Electro-Acupuncture Effective for Anesthesia During in Vitro Fertilization

Emma Hitt, PhD

October 20, 2003

Oct. 20, 2003 — Electro-acupuncture appears to be an effective alternative to conventional anesthesia during egg collection (ovum pickup) for in vitro fertilization.

Peter S. Humaidan, MD, from the Viborg Hospital in Skive, Denmark, and colleagues presented their findings in an oral presentation at the 59th annual meeting of the American Society of Reproductive Medicine in San Antonio, Texas.

According to the researchers, previous use of electro-acupuncture suggests that it is more time-consuming than conventional anesthesia. In the current study, electro-acupuncture was applied a few minutes before ovum pickup, "making it more attractive for clinical use," the authors note in the study abstract.

In their prospective, randomized trial, Dr. Humaidan and colleagues compared duration, costs, patient compliance, and anesthetic/analgesic efficacy of electro-acupuncture to that of conventional anesthesia.

A total of 200 patients undergoing in vitro fertilization and ovum pick-up were randomized to receive electro-acupuncture and paracervical block or to conventional aesthesia with premedication, intravenous alfentanil, and paracervical block.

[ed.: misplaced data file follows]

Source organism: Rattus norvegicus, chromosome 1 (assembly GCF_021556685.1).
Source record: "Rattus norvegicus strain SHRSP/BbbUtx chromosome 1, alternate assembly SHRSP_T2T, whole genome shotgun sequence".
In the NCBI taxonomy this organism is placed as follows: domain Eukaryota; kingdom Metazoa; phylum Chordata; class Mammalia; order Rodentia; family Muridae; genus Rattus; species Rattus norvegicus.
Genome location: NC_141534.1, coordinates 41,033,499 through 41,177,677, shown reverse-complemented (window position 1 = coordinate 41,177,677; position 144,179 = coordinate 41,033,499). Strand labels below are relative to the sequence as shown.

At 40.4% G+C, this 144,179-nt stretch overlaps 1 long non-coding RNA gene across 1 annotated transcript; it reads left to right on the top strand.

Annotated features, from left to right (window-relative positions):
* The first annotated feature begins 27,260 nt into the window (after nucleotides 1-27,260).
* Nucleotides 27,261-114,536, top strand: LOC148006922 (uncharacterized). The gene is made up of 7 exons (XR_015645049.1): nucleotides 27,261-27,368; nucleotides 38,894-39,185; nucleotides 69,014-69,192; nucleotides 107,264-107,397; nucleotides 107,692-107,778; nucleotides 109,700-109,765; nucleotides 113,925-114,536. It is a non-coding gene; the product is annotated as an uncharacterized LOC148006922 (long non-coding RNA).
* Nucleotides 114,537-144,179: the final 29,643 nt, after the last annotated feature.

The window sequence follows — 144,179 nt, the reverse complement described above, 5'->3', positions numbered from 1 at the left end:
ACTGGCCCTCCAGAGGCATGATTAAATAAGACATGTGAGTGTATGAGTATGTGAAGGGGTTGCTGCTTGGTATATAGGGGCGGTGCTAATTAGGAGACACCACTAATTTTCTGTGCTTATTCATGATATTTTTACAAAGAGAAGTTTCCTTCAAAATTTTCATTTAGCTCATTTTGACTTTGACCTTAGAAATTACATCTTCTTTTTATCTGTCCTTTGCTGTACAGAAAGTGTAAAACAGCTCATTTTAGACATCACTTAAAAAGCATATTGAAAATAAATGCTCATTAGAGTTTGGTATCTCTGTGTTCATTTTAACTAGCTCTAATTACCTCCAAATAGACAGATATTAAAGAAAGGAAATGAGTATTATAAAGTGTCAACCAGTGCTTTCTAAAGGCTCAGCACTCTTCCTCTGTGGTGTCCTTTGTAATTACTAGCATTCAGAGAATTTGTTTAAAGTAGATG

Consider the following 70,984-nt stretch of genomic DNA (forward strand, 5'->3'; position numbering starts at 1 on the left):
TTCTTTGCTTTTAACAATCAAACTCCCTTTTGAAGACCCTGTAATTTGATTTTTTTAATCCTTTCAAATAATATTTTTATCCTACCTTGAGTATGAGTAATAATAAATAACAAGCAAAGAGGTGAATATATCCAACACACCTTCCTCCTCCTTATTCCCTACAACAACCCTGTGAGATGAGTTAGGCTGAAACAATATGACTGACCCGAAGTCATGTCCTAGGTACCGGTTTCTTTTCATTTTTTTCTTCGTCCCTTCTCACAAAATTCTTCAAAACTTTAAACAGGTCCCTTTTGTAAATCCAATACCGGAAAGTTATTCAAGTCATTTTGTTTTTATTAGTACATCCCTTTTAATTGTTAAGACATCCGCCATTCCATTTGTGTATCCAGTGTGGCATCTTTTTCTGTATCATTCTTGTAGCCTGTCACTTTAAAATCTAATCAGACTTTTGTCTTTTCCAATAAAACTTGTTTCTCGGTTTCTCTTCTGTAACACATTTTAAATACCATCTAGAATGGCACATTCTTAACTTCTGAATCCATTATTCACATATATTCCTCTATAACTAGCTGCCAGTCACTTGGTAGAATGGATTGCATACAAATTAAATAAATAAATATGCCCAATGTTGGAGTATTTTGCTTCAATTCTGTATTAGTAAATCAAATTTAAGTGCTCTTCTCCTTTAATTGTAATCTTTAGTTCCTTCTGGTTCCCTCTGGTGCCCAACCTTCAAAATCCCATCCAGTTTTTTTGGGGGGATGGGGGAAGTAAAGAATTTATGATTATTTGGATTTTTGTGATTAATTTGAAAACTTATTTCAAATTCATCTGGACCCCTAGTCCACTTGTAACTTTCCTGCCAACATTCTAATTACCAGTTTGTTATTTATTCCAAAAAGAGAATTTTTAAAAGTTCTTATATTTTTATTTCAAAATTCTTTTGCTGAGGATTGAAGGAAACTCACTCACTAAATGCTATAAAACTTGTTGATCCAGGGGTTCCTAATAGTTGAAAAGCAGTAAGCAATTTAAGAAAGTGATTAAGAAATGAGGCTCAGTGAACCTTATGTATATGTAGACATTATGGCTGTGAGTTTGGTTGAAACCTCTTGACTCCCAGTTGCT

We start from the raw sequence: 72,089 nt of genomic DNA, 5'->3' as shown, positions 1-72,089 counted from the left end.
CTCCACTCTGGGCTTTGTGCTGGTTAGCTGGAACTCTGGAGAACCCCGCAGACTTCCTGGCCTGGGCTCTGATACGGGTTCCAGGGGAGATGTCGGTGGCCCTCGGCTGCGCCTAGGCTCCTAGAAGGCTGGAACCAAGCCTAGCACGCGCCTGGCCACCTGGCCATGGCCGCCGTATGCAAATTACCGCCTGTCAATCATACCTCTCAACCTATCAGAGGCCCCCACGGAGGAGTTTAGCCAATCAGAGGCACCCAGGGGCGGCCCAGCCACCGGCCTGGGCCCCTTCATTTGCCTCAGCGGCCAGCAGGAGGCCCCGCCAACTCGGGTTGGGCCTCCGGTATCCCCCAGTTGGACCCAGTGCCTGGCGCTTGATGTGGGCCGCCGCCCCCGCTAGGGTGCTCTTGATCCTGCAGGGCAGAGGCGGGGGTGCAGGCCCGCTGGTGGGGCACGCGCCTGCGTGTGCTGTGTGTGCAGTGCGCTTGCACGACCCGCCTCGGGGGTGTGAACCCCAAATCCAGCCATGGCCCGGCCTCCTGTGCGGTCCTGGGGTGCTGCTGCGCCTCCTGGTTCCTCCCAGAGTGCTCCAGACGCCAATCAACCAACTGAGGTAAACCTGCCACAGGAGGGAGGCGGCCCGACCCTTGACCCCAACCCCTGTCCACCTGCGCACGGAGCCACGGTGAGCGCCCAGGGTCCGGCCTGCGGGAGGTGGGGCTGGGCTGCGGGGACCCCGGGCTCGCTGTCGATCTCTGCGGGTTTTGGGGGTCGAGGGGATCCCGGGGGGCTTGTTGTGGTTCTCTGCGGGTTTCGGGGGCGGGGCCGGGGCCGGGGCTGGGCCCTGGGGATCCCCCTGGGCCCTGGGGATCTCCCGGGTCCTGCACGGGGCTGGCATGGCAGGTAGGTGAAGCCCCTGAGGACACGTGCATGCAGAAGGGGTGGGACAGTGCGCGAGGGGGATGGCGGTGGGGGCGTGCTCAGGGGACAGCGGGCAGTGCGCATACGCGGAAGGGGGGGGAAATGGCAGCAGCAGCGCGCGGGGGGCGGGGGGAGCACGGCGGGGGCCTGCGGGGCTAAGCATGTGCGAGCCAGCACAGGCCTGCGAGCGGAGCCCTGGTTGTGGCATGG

Anxiety before and pain level before, during, and after the procedure were measured using a visual analog scale (VAS). After leaving the clinic, patients continued to rate their pain every six hours for 24 hours.

Anxiety, expected pain, and pain levels before the procedure, as measured by VAS, were similar between the two groups. Likewise, pain levels after the procedure, both at the clinic and at home, were similar.

In contrast, when pain was assessed during the ovum pickup procedure, the group receiving electro-acupuncture had significantly higher VAS pain scores compared with the conventional anesthesia. "Nevertheless, 87% of patients would prefer electro-acupuncture again for ovum pickup," the researchers note.

"Generally patients were very positive to electro-acupuncture, feeling less confused and more present during the ovum pickup, and without tiredness and drowsiness for the rest of the day," they add.

The use of supplementary painkillers was similar between the two groups as was preparation and procedure time. In addition, high pregnancy rates per embryo transferred were seen in both groups.

However, costs and time to discharge were lower for the electro-acupuncture group.

"Electro-acupuncture is a good alternative to conventional anesthetics during ovum pickup, with a high patient compliance," the researchers conclude.

ASRM 2003 Annual Meeting: Abstract O-250. Presented Oct. 15, 2003.

Reviewed by Gary D. Vogin, MD


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